Have you ever wondered what would make a good wine pairing for a certain dish or what to bring for a hostess gift? It isn’t all about Fish = White Wines and Meat = Red anymore.
I think I tend to make my wine decisions by price. Some times when I have an extra few bucks in my pocket I will try something more pricey. This Naked Grape Pinot Grigio was $8.00 I think you can get a really good bottle of wine for about $14.00 I have had cheaper and more expensive but I think the $14.00 is a good middle of the road priced wine. This Murphy Goode was $14.99 and went great with chocolate.
I also like to go to wine stores that have a description of the wine. This place by my house (and also next door to my gym, dangerous!) has great descriptions of the wines and sometimes offers tasting and pairing suggestions. I usually like Pinot Grigio but have been experimenting in the reds lately and I find that I like the flavor with food. I think that some reds are so dry they suck the moisture out of your tonuge.
If all else fails buy something that you like the name or the picture on the label. If you are drawn to it by sight before taste than you are probably going to remember if you like it or not for the future. This bottle caught my eye because of the cute little doggie paw print but it did NOT taste as good as it looked. Oh well, but at least I will remember not to be fooled by the paw print again.
I found this website in my google searching and thought it made some great suggestions for the layman like myself. These little points from http://www.chiff.com/wine/food-match.htm were worth mentioning:
Ten Rules-of-thumb for Food and Wine Pairing
1. Match quality of food and wine
If you are taking wine as a gift to a dinner party, don’t worry about matching the wine to the food unless you have been requested to do so and have enough information about what is being served to make an informed choice. Just bring a good wine. A grand dinner party with multiple courses of elaborately prepared dishes deserves a better wine than hamburgers on the grill with chips in a bag.
2. Light before full-bodied, dry before sweet, low before high
When you’re serving more than one wine at a meal, it’s customary to serve lighter wines before full-bodied ones. Dry wines should be served before sweet wines unless a sweet flavored dish is served early in the meal. In that case match the sweet dish with a similarly sweet wine. Lower alcohol wines should be served before higher alcohol wines.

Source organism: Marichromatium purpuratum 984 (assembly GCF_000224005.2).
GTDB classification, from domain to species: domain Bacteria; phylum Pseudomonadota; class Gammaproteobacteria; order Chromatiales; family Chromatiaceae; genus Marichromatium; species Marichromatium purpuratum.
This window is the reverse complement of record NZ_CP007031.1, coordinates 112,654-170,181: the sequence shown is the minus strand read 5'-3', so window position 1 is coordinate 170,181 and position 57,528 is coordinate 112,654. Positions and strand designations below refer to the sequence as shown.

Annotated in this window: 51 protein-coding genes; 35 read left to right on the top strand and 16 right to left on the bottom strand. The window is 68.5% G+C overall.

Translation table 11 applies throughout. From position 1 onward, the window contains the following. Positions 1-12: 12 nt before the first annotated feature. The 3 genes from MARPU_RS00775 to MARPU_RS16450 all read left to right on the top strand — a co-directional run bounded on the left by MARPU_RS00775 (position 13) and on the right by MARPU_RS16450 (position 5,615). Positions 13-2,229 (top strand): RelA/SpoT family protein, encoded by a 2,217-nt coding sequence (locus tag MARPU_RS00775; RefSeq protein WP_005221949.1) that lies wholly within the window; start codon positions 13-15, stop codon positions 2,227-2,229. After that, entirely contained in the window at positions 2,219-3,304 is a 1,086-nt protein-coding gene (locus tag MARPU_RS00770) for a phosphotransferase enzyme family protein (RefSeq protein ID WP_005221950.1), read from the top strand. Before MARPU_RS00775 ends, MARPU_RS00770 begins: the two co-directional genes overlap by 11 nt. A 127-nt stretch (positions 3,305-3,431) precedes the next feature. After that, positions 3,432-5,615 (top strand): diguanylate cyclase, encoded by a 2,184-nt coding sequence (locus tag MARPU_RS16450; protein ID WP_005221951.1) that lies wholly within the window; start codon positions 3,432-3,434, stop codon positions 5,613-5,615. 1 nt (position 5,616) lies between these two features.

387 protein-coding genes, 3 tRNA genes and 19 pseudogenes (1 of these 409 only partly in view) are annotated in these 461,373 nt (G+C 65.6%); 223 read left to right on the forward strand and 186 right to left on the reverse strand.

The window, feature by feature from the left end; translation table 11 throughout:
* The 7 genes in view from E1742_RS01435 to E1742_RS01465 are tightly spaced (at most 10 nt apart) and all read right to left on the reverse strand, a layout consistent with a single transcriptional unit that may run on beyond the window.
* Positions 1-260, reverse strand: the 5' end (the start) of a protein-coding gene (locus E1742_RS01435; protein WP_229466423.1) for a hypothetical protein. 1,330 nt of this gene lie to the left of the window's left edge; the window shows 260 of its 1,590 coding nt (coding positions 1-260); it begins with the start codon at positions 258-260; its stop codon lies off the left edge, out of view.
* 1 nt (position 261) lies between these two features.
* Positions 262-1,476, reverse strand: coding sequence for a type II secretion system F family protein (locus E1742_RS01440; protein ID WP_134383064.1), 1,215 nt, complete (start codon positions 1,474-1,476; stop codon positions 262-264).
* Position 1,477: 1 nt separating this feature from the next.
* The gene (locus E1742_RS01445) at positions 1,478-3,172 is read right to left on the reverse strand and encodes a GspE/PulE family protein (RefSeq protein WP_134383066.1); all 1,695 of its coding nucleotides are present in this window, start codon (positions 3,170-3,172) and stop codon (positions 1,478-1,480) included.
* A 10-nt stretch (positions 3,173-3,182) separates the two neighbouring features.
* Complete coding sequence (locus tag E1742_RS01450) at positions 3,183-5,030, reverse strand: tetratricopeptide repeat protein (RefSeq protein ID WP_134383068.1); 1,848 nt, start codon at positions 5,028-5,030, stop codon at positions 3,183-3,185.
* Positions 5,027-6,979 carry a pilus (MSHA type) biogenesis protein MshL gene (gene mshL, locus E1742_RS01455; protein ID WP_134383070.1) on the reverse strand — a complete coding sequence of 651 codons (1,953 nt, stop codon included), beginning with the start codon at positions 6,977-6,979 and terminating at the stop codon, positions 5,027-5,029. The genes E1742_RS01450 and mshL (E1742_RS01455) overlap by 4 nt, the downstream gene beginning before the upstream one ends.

3. Balance flavor intensity
Pair light-bodied wines with lighter food and fuller-bodied wines with heartier, more flavorful, richer and fattier dishes.
4. Consider how the food is prepared
Delicately flavored foods—poached or steamed—pair best with delicate wines. It’s easier to pair wines with more flavorfully prepared food—braised, grilled, roasted or sauteed. Pair the wine with the sauce, seasoning or dominant flavor of the dish.
5. Match flavors
An earthy Pinot Noir goes well with mushroom soup and the grapefruit/citrus taste of Sauvignon Blancs goes with fish for the same reasons that lemon does.
6. Balance sweetness
But, beware of pairing a wine with food that is sweeter than the wine, although I do like chocolate with Cabernet Sauvignon. I also like chocolate with good dark beer.
Come to think of it, I like chocolate with just about anything.
7. Consider pairing opposites
Very hot or spicy foods—some Thai dishes, or hot curries for example—often work best with sweet desert wines. Opposing flavors can play off each other, creating new flavor sensations and cleansing the palate.
8. Match by geographic location
Regional foods and wines, having developed together over time, often have a natural affinity for each other.
9. Pair wine and cheese
In some European countries the best wine is reserved for the cheese course.
Red wines go well with mild to sharp cheese. Pungent and intensely flavored cheese is better with a sweeter wine. Goat Cheeses pair well with dry white wine, while milder cheeses pair best with fruitier red wine. Soft cheese like Camembert and Brie, if not over ripe, pair well with just about any red wine including Cabernet, Zinfandel and Red Burgundy.
10. Adjust food flavor to better pair with the wine
And that is Sharon’s Shenanigan’s Wine Pairing 101! Now go out there and try something new.